Here are just some of the online video platforms that have an integration to CaptionSync. Obviously, we cannot delve into these in this overview session, but if you are using any of these systems, contact us and we’ll help you get set up to caption directly from your application. CaptionSync is also integrated with LMS and video storage systems – here is a list of those systems that we work with.

I am not able to go through all of the possible submission methods in this short presentation, but I do want to briefly show you the basic web submission method as this is where most folks start off. Submitting your video for captioning is as simple as completing this four step form. First, check what type of submission you are making: Captioning, Transcription or Production Transcript – you can change it with the “Change Submission Type” if necessary. Next, I want you to note that there are mouse-over tips for everything here – just hover your mouse over type form field to get more information. To submit your video, just provide us with a PO (if necessary); your default PO will automatically populate this field. Give us a description of the submission – this is for reports, so do not put any instructions in here as nobody will read this field. Tell us how you want it transcribed – pick the turnaround time if we are transcribing it, or give us the transcript file if you are providing the transcript. Finally, select the media file – many formats are acceptable. Then click Start. It’s that simple!

There are some settings you can edit to change how your account behaves. The submission-specific settings can be found here by clicking on the “Advanced Settings” button. Here you can select exactly which caption files you get back. You can also control the appearance of captions (font, color, size). Settings for selecting the language and other transcriber options can be found here on the language tab. Most users set this stuff up once and then save as default for subsequent submissions. The global account settings can be found on the Settings tab. Many of the global settings are specific to the features enabled on your account, so they will only show up once you enable those features. But you can see a variety of settings here on the left-hand side.

One special setting I would like to bring to your attention is the “Guidance for Transcriber”. When you are submitting content or us to transcribe, you can add guidance for the transcriber. Our transcribers do a fabulous job of transcribing academic content with little or no context or information about the subject matter at hand, but you can greatly improve the odds of success by providing them with any guidance you have available: special terms, proper names, a link to the course page or a glossary of terms makes their job go much easier. If you have any special instructions, this is also the right place to include them. You can add specific notes to each submission you make; if you have global notes that apply to all of your submissions, you can also set up a “Persistent Note” on the Settings tab.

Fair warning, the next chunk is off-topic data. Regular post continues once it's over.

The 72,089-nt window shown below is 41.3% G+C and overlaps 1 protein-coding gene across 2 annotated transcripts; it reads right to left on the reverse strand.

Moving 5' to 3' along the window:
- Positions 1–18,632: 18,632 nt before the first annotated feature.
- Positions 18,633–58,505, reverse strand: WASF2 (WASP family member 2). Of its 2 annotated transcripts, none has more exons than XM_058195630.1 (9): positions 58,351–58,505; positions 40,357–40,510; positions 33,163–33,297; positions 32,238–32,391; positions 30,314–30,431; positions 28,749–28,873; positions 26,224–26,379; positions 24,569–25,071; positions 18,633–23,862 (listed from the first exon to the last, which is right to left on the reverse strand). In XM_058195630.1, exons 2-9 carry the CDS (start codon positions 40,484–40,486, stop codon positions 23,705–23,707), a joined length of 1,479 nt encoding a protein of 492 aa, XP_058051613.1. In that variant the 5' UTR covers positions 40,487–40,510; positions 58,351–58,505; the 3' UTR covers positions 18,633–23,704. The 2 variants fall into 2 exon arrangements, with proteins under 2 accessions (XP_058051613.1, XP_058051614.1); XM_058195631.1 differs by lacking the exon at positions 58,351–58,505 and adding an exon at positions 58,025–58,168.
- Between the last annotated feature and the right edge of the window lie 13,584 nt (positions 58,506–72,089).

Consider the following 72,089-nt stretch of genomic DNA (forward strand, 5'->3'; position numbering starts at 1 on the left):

The final topic I want to touch on is Reporting. CaptionSync stores a complete history of your submission since the beginning of time – the history is never removed. You can also retrieve result files back for up to 5 years. There are a couple of different methods of generating reporting data. First, in the Status of Submissions section, on the Caption tab, you can query all of your submission history. You can query this either for just your own UserID, or all of the UserIDs on your Account. You can not only query by date, but also on a host of other information such as PO, Status, Submission Type. Once you generate your report, you can also receive the data in CSV format so that you can manipulate it in a spreadsheet application. You can get detailed information on any submission by just clicking on the submission ID.

By going to the Billing tab, you can generate similar reports for Billable submissions (any submissions that were not billable are excluded from these reports). The billing reports include cost information as well. Again, you can export this data to a CSV file for subsequent analysis. You can also generate reports of all past invoices and their status from the Invoices page.

Finally, you can get aggregate usage data for your Account on the Analytics tab. Once again, you can download this data as a CSV file. Multiple accounts can be associated for Analytics reporting, but this topic is a bit too complex to delve into here.

One last closing comment: AST has put a great deal of effort into creating an extensive knowledge base, filled with how-to articles on hundreds of topics. You can get detailed tutorials in our Support Center on all of the topics mentioned here today. If you cannot find what you need, we also have support experts who are happy to guide you to the right answer – just reach out to us and we’ll get you pointed in the right direction.